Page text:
It turned out that in spite of their hard work, their strong performance, their grit and excitement, most were disqualified. If you don’t run the course, your time doesn’t count.
How do I know, in life, if I’m on the right course? How do we avoid racing off in the wrong direction?
I think of Isaiah again, same passage as earlier:
And your ears shall hear a word behind you, saying, “This is the way, walk in it,” when you turn to the right or when you turn to the left. (30:21)
Better than a bicycle leading the way—a voice from behind saying, “This is the way, walk in it.”
All photos copyright 2011 by Ann Kroeker.
Sounds like your son is every bit as organized as mine. Gotta love ’em! I studied Isaiah last year with Bible Study Fellowship, and found much of it difficult. But you’re right–it’s rich with hope.
Schoolhouse Rock rocks.
Well, I can’t criticize. You should see the corner of the room in which I write–boxes and piles of books that don’t have a home.
As for Isaiah, I happen to be reading in it, as I pointed out, and then the church announced that we’re going to do a sermon series on Isaiah! Handy!
And Schoolhouse Rocks? I remember as much from those as I do from Miss Flint’s English class.
JoDee Luna says
A friend recently sent me the same scripture from Isaiah. I appreciate the practical application to your own life. This brings the scripture to life for me. What a contrast those words “quietness and rest” are when compared with our modern lives. How wonderful that you can practice those qualities in the midst of a bustling household.
Today I was with my parents, and my dad can be challenging to spend time with. I found that phrase coming back to me: return and rest.
Stephanie S. Smith says
I love that verse from Isaiah. I just came home from a jam-packed week in Chicago which was so busy and sleep-deprived, albeit wonderful, that I’m now home sick. But I knew I needed that relax and rest time to process the week’s events, to soak in the wisdom of what I’ve learned, and to not let it go to waste by getting caught up in life’s ever-spinning wheels.
We would do well to reestablish the Sabbath in our lives.
Ah, you have returned…and now you can rest?
I totally agree about the Sabbath. It’s one reason I realized I wanted to write a book about slowing down–the lack of practical rest as well as deep, spiritual rest and the effect on families.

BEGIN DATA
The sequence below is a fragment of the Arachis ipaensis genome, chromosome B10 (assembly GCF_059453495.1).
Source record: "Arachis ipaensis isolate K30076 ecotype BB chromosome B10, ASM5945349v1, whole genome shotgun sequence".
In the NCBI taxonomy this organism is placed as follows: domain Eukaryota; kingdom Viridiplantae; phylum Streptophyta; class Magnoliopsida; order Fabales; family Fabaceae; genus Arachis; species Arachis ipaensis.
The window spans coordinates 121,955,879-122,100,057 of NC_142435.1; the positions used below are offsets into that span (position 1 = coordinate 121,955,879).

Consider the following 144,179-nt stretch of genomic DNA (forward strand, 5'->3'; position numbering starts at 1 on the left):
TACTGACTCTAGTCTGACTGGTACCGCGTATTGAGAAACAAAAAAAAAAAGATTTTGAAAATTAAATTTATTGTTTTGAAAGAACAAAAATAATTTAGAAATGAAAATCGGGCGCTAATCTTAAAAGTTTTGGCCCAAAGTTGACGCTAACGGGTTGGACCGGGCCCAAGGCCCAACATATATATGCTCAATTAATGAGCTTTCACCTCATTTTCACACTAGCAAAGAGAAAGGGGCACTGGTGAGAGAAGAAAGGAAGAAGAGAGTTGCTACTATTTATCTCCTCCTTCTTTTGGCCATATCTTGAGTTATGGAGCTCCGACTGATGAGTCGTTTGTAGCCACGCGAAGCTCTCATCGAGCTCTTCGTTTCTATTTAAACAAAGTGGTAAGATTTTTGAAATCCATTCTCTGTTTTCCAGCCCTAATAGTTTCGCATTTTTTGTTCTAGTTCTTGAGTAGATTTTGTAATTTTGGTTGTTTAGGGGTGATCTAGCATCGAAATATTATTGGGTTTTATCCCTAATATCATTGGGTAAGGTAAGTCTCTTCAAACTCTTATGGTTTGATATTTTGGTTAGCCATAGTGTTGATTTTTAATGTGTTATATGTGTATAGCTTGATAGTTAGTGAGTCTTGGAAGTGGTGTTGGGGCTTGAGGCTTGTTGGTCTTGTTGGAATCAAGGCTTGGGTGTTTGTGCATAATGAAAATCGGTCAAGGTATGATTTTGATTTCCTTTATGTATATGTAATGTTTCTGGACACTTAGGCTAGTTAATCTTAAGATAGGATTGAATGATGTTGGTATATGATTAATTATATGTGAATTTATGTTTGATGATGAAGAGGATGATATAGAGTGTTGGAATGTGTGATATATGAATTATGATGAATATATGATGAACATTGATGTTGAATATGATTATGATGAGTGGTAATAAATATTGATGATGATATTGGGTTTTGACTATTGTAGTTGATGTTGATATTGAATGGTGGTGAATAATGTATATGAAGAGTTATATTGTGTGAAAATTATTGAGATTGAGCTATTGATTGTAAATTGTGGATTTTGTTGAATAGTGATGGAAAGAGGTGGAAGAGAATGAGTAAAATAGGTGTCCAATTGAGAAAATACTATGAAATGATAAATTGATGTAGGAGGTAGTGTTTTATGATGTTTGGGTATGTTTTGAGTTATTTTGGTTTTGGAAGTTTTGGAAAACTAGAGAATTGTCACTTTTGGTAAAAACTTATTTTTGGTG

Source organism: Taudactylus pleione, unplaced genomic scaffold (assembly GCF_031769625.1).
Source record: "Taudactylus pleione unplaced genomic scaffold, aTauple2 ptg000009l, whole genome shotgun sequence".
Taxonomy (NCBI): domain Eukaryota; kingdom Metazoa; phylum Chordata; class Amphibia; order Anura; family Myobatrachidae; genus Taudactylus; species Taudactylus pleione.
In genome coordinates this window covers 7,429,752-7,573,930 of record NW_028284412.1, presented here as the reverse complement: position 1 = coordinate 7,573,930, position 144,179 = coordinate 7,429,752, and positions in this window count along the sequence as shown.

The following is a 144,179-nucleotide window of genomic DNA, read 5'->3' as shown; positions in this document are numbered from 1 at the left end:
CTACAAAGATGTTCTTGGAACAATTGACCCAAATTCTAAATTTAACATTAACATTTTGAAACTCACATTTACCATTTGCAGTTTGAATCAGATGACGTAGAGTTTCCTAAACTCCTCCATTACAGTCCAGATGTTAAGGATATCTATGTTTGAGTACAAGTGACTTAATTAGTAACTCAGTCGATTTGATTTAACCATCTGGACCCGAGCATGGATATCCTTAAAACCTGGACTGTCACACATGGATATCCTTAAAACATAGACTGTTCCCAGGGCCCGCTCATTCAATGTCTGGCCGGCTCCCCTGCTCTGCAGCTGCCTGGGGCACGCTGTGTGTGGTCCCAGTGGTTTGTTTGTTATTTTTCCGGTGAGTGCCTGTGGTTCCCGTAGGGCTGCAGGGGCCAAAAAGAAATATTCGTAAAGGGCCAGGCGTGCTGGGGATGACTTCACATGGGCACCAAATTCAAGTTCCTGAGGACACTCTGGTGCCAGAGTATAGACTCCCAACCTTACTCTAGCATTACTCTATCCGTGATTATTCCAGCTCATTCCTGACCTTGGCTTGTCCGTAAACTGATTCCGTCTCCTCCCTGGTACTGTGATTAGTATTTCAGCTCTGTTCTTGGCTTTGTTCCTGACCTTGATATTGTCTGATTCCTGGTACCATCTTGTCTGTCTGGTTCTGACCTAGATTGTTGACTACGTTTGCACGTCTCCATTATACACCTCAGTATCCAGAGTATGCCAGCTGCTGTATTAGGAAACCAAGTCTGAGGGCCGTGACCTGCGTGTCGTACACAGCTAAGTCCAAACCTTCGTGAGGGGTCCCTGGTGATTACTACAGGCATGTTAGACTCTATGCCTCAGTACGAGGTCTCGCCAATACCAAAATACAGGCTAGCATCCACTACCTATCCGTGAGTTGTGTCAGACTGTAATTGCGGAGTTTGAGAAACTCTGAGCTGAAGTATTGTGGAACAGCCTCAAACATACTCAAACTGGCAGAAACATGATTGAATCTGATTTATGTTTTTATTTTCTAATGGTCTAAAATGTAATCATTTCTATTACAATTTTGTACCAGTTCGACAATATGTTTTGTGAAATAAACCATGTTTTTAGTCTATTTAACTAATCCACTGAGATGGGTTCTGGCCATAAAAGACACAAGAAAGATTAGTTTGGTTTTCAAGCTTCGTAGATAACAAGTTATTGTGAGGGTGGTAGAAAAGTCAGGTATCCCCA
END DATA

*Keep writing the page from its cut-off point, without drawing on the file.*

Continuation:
Stephanie S. Smith says
Sheila Lagrand says
Ann, those two verses from Isaiah resonate so deeply with me right now, as we tread an unpleasant stretch of the path at home.
What translation are you reading? And what kind of organization? My one-year plan had me finishing Joel last night.
And I’m, well–curious.
Sheila, I’m glad God can use that in your life.
For the past few years I’ve read through the Bible. A couple of years I stuck with the familiar 1984 NIV version, using the One-Year Bible (where they organize it by date and I simply flip open to the day and read a portion of OT, a portion of NT, a psalm (or part of a psalm) and a Proverb. It’s organized for me.
Then I got a copy of a One-Year Bible that used ESV translation, so that’s this year’s version. I may have even had an NLT year. Mixing it up keeps it fresh.
I love having it portioned out for me. I’ve used checklists in the past and used my regular study Bible, but I found myself slipping on the reading. Somehow just opening to the date and reading what’s there and stopping when the next date appears helps my weary mind. 🙂
Megan Willome says
I still know the Preamble to the Constitution only because I can sing the “Schoolhouse Rock” ditty.
Oh, the poor cross-country kids. I feel their pain!
Like your Laity mug.
Oh, of course! I just started singing it. “We the people…in order to form a more perfect union…”
Thank you for commiserating with the team (and moms…and coaches…we were all so bummed).
And thank you for noticing the mug. It was a gift, so it’s doubly special. 🙂
Megan beat me to it. I was going to mention the mug. 🙂
And then, of course, I was happy to see your Bananagrams game. In our last phone conversation, we had spoken about playing word games with our husbands. 🙂
Trish Southard says
Our daughter ran cross country and I remember seeing runners off course. Powerful illustration Ann. Thank you for helping me see the importance of allowing God’s power to transform me, direct my path, and not setting my own course.
Thank you for seeing the deeper meaning, always, Trish.